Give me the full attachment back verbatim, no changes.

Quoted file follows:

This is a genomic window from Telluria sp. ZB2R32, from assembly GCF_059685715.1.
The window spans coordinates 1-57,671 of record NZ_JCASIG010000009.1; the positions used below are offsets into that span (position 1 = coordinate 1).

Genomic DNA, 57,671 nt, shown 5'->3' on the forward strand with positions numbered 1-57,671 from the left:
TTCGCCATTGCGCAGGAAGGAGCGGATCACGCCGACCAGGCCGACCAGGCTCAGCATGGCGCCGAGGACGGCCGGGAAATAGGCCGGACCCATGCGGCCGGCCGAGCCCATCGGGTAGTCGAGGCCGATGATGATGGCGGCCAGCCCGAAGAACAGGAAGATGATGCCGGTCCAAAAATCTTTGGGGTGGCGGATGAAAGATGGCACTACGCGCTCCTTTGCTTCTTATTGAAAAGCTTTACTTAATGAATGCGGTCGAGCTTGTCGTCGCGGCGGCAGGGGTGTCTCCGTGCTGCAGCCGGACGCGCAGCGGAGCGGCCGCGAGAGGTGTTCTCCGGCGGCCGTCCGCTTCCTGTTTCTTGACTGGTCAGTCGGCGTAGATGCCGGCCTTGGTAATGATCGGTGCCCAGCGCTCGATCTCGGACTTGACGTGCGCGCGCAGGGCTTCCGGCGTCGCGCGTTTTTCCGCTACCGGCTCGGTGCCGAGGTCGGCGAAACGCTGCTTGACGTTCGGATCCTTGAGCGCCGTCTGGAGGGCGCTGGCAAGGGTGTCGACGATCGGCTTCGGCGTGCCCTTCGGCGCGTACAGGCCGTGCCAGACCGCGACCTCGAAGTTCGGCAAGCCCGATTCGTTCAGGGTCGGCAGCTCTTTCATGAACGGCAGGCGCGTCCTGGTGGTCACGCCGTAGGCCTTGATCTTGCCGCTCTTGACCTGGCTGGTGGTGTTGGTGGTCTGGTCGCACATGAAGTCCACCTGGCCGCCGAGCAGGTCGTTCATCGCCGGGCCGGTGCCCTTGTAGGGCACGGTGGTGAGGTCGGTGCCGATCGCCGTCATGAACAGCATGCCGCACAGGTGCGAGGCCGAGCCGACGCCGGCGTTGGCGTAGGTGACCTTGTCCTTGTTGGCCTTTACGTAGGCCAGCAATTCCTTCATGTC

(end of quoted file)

This is a genomic window from Telluria sp. ZB2R32, from assembly GCF_059685715.1.
The window spans coordinates 1-57,671 of record NZ_JCASIG010000009.1; the positions used below are offsets into that span (position 1 = coordinate 1).

Genomic DNA, 57,671 nt, shown 5'->3' on the forward strand with positions numbered 1-57,671 from the left:
TTCGCCATTGCGCAGGAAGGAGCGGATCACGCCGACCAGGCCGACCAGGCTCAGCATGGCGCCGAGGACGGCCGGGAAATAGGCCGGACCCATGCGGCCGGCCGAGCCCATCGGGTAGTCGAGGCCGATGATGATGGCGGCCAGCCCGAAGAACAGGAAGATGATGCCGGTCCAAAAATCTTTGGGGTGGCGGATGAAAGATGGCACTACGCGCTCCTTTGCTTCTTATTGAAAAGCTTTACTTAATGAATGCGGTCGAGCTTGTCGTCGCGGCGGCAGGGGTGTCTCCGTGCTGCAGCCGGACGCGCAGCGGAGCGGCCGCGAGAGGTGTTCTCCGGCGGCCGTCCGCTTCCTGTTTCTTGACTGGTCAGTCGGCGTAGATGCCGGCCTTGGTAATGATCGGTGCCCAGCGCTCGATCTCGGACTTGACGTGCGCGCGCAGGGCTTCCGGCGTCGCGCGTTTTTCCGCTACCGGCTCGGTGCCGAGGTCGGCGAAACGCTGCTTGACGTTCGGATCCTTGAGCGCCGTCTGGAGGGCGCTGGCAAGGGTGTCGACGATCGGCTTCGGCGTGCCCTTCGGCGCGTACAGGCCGTGCCAGACCGCGACCTCGAAGTTCGGCAAGCCCGATTCGTTCAGGGTCGGCAGCTCTTTCATGAACGGCAGGCGCGTCCTGGTGGTCACGCCGTAGGCCTTGATCTTGCCGCTCTTGACCTGGCTGGTGGTGTTGGTGGTCTGGTCGCACATGAAGTCCACCTGGCCGCCGAGCAGGTCGTTCATCGCCGGGCCGGTGCCCTTGTAGGGCACGGTGGTGAGGTCGGTGCCGATCGCCGTCATGAACAGCATGCCGCACAGGTGCGAGGCCGAGCCGACGCCGGCGTTGGCGTAGGTGACCTTGTCCTTGTTGGCCTTTACGTAGGCCAGCAATTCCTTCATGTC